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The looking glass, p.11

The Looking Glass, page 11


The Looking Glass

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  One of the volumes of poetry, Les Fleurs du mal, was inscribed on the flyleaf: to my beloved friend Gérard, from Isabelle. I wonder if that is that woman in the pencil sketch? The same one that Madame Colbert so dislikes, or another one? I suppose he must have had a lot of mistresses. It stands to reason that he would. I’m glad that I understand all that. Coming from such a sheltered background, I wouldn’t be expected to. But French literature is a great help, I find. Stendhal and Flaubert and so on.


  My life here is full of happiness. One warm, golden day folds into another. We had another picnic in the forest, without the doctor this time, because he and his wife are away on holiday in Brittany. We played hide-and-seek again and climbed trees. After our goûter we lay flat on our backs on the ground and stared up at the sky through the green and gold tracery of the distant treetops. It made you almost dizzy. You felt the world whirling round beneath you; you felt one with earth, trees, rocks and stones, and with the great wheel of the sun. I was dazed with joy. Oh if only I were a poet and could write poems.

  I will put it down. I must. I can’t bear not to. The most beautiful thing that has ever happened to me.

  It has happened. I am in love with Gérard.

  It suddenly dawned on me that I loved him. Before today, I didn’t know; I just went about my life unthinking; but meanwhile love crept up on me and crack! it was the coup de foudre. I am astonished, and rather nervous, but I can’t deny it. I am in love with Gérard. Oh the delight of writing those words, of writing his name, in this torment of having to keep my feelings utterly secret and not let anybody know.

  It’s happened, and there’s nothing I can do about it. I feel as though I’m staggering around, shocked, blinking. The air on my skin is different. Inside me an electric current pushes back and forth. I’m changed. I have fallen in love without having the least wish to do so or the least conception it was happening until it was too late. Now I can think of nothing but him. It’s an obsession, a fever, a malady. Almost a madness. I’m like a sleepwalker. In my thoughts I’m somewhere else, whatever I’m doing; I’m close to him; I’m with him whether I like it or not.

  We were in the forest. The three of us were lying on the ground on a bed of pine needles, gazing up through the treetops. We had our sleeves rolled up to the elbow because it was hot. His bare forearm was very close to mine. Then he moved, and his arm touched mine by accident. I am sure he was unaware of it. My skin burned; the sunlight swam in my eyes. Then I suddenly knew. And when we sat up, and got to our feet, I felt desolation, because his forearm was no longer close to mine.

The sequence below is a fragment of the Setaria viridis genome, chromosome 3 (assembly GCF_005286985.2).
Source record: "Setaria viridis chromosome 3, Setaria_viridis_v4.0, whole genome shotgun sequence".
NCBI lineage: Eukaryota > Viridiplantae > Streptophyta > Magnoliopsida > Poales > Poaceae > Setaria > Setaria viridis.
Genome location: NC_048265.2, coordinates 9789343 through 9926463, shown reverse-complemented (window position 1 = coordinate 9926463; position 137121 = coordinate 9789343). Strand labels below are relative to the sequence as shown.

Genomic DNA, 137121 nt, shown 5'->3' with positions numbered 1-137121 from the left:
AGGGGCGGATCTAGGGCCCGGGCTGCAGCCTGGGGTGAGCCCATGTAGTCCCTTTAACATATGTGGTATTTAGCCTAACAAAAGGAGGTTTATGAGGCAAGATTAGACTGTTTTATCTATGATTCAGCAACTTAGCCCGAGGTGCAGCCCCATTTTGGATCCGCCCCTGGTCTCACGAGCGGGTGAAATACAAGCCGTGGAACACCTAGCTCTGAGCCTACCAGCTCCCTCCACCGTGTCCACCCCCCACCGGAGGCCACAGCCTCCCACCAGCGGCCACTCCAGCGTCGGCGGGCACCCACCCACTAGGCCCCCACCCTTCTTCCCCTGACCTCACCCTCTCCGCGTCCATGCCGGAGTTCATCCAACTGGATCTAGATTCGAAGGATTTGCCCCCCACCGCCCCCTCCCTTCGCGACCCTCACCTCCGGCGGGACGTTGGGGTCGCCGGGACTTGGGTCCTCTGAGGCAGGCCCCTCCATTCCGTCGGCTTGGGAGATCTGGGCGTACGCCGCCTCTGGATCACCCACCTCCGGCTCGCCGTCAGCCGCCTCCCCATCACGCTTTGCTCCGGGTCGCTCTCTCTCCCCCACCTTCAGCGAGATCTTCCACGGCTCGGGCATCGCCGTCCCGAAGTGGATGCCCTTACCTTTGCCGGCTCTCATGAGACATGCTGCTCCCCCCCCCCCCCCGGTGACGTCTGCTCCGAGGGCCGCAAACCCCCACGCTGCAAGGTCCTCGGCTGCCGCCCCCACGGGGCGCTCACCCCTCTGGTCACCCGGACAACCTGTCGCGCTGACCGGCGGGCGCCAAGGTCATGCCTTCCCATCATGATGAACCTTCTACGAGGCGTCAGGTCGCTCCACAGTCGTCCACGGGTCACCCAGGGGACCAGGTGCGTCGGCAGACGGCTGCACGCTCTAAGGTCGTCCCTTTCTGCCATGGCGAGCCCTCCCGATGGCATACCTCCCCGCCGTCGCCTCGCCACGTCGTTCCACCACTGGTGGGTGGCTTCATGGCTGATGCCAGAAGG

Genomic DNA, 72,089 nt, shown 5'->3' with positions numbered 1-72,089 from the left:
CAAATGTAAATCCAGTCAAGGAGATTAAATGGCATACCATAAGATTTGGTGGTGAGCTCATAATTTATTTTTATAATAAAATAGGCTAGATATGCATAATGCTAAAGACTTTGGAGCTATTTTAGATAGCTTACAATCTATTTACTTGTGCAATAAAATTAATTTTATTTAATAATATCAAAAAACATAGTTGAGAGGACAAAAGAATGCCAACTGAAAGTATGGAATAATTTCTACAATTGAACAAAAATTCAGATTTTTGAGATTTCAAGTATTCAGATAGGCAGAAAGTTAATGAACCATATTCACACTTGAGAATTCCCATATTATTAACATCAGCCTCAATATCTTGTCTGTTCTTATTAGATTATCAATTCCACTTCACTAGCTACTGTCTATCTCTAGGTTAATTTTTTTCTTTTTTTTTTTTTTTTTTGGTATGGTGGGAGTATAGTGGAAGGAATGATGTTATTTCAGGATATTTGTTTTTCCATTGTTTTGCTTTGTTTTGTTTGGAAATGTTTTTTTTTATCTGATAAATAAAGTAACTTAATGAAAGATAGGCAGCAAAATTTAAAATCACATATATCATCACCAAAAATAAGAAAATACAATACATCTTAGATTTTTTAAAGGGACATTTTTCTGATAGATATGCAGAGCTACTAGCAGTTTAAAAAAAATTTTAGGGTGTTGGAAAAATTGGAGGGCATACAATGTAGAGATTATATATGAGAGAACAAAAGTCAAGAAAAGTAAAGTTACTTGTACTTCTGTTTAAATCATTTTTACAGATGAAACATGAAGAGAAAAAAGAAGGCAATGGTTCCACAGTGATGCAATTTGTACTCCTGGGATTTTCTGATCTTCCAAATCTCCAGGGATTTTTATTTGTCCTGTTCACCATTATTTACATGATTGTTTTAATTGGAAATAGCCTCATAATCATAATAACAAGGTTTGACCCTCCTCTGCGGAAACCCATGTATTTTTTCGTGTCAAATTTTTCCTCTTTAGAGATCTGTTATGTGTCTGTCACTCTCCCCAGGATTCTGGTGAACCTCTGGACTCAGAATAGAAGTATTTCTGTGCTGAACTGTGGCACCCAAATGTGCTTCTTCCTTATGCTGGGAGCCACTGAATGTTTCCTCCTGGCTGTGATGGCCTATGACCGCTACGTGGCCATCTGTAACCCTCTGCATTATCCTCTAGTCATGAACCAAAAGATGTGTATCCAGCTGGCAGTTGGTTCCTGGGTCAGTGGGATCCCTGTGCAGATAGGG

I can’t imagine why I once thought him ugly. Yet, rereading this, I see that at the beginning I did. Now I think him beautiful.

  He has been very kind to me. He is charming; he tells funny stories; he discusses with me the books I have read. He makes me feel that I matter to him, just a little bit, that he enjoys my company. This is arrogant and mad. He talks to me only because he’s got no one else in the house to talk to. He’s got a wealth of friends in Paris. He’s got that woman Isabelle to love. What could he possibly see in me? Half the time I think he is laughing at me, anyway. He calls me Meess Meelly. He calls me the leetle English meess. I am sure the kind of woman he falls in love with is sophisticated and worldly, like those women with big hats in Paris.

  Perhaps he does like me just a tiny little bit. But I must not believe it means anything more than that. I love him and that’s got to be enough. I must not ask for anything back.


  The postman arrived with our letters as usual. Normally he goes around the back and delivers the letters to Geneviève in the kitchen, but seeing the front door open he came towards it. We were all just about to go out. Monsieur Gérard was going to accompany us down to the river, so that we could take Marie-Louise across and back on the passenger ferry, as a treat. Madame Colbert had decided to come with us, because her rheumatism is better, and she said she needed more exercise. I had the feeling she was keeping an eye on me, to make sure I don’t become over-familiar with her son. We do, after all, spend quite a lot of time together, even though most of it is shared with Marie-Louise. She can’t suspect I’m in love, surely; no one can, because I am so discreet; but nonetheless these days I often find her glance on me, swiftly withdrawn as soon as I look up.

  Monsieur Gérard had gone upstairs to find his jacket. The postman came up to the open door and spoke to me as I was kneeling on the hallway floor buttoning up Marie-Louise’s boots. Madame Colbert was at the back of the hallway, in front of the mirror there, peering at her reflection, tying her veil on over her hat.

  The postman said: letters here for Monsieur Colbert, mademoiselle. Monsieur Polpeau is still away and so I can’t deliver them to him, as Monsieur Colbert asked, for him to collect later. They’ve been mounting up. I’m sure he’d like to have them. And there are two for you, mademoiselle, also.

  He hadn’t seen Madame Colbert at the back of the hall, because she was standing in the shadows. I peeped back at her. I wasn’t sure how much she’d heard. She had one long hatpin between her pursed lips and was raising her hand to drive the other into the swathes of black net on top of her head. I sensed her stiffen, rather than saw her.

  Clearly these were letters whose existence Gérard wished to conceal from his mother. Presumably from that woman Isabelle.

  I called out: oh, letters for me, how wonderful.

  Swivelling round to face the postman again, I was only half aware of what I was doing; oddly dreamy; everything was happening in slow motion. But quick too. I drove the tip of the buttonhook into the palm of my hand so hard that I yelped with pain as it pierced the skin. Marie-Louise, taken aback, tumbled sideways from her sitting position, fell over, and knocked her head against the metal corner of the base of the umbrella stand. She screamed in shock. Madame Colbert sailed forwards to see what all the fuss was about, but, by the time she reached the two of us, the incriminating package of letters had vanished into my pocket and I was blocking her further progress by remaining sprawled across the hall floor with my arms around the sobbing Marie-Louise, trying to comfort her. She was frightened by the knock on the head and by the blood on my hand.